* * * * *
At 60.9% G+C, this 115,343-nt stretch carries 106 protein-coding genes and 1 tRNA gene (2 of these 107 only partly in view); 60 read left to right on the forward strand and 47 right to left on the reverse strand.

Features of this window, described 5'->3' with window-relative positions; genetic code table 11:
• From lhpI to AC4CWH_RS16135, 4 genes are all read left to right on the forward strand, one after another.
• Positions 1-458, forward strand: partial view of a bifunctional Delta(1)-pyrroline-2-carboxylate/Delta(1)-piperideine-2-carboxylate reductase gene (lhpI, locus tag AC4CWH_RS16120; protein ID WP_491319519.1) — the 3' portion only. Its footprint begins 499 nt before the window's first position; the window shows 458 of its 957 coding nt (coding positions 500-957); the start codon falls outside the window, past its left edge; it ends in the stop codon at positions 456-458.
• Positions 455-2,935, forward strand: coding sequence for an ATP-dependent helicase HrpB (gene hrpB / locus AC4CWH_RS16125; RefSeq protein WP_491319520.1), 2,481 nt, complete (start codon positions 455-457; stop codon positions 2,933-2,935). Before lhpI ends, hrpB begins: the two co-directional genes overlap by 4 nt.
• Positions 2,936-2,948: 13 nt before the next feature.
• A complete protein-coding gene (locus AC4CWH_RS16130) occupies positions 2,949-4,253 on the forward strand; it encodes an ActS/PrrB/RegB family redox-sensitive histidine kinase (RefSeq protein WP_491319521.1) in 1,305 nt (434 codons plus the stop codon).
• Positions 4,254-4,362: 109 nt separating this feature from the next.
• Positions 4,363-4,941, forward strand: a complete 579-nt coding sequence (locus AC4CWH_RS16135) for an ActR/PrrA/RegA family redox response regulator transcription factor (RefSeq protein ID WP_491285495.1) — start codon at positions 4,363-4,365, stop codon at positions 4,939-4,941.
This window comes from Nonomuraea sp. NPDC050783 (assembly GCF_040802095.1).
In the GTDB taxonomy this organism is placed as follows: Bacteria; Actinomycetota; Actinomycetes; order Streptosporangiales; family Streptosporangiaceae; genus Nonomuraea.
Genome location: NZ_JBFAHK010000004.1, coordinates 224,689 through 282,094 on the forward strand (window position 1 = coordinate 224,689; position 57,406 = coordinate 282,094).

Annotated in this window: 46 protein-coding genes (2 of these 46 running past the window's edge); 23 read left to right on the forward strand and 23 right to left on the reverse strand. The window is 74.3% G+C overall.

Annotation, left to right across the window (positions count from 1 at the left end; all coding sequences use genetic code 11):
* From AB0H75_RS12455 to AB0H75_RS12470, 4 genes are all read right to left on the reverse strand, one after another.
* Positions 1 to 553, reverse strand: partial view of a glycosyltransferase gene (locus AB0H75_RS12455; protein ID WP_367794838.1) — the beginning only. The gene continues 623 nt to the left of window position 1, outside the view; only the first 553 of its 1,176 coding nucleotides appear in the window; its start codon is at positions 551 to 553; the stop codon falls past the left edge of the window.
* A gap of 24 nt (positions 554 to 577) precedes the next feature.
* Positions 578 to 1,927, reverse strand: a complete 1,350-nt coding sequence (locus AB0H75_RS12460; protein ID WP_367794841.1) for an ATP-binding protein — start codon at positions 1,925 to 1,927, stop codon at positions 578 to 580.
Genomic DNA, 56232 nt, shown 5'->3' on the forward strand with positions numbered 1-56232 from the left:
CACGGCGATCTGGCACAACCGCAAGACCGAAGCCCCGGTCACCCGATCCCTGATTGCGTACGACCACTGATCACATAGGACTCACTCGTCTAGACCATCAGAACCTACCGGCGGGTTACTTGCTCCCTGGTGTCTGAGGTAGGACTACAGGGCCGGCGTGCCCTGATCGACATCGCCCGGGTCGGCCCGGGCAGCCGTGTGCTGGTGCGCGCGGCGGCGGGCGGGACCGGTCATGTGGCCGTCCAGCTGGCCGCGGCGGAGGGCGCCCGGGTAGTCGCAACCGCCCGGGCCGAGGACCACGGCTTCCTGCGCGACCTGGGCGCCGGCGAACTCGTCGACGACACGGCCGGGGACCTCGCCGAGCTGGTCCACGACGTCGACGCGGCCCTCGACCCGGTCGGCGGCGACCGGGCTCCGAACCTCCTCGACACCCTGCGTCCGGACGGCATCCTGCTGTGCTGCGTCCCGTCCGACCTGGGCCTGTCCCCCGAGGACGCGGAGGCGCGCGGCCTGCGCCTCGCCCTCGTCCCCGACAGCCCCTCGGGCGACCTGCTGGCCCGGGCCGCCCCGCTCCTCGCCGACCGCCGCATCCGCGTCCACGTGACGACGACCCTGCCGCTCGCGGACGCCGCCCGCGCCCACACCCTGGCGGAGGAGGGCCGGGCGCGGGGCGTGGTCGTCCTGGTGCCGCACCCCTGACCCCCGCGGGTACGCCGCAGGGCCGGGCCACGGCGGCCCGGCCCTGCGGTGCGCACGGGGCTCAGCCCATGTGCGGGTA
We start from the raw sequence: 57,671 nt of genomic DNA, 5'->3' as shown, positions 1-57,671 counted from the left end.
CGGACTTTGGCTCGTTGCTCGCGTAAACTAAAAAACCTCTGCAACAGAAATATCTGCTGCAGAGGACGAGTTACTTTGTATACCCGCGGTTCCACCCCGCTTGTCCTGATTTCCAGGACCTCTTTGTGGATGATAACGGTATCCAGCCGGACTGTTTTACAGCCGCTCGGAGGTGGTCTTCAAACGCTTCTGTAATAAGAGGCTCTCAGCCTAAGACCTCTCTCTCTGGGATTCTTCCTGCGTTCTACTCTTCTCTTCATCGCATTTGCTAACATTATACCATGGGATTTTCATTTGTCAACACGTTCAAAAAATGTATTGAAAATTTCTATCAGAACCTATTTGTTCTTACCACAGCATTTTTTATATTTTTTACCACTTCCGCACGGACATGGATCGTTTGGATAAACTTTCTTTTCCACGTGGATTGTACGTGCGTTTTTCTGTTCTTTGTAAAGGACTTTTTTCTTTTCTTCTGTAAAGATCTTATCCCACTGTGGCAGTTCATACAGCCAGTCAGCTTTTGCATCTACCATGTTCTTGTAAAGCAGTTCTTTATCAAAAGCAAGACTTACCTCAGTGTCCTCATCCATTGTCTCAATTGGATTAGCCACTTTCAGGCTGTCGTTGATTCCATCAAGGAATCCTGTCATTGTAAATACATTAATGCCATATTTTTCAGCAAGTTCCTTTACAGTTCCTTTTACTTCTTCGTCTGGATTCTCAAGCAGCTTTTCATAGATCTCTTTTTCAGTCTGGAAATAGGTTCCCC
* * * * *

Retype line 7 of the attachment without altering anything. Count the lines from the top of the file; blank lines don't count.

• A complete protein-coding gene (locus AC4CWH_RS16130) occupies positions 2,949-4,253 on the forward strand; it encodes an ActS/PrrB/RegB family redox-sensitive histidine kinase (RefSeq protein WP_491319521.1) in 1,305 nt (434 codons plus the stop codon).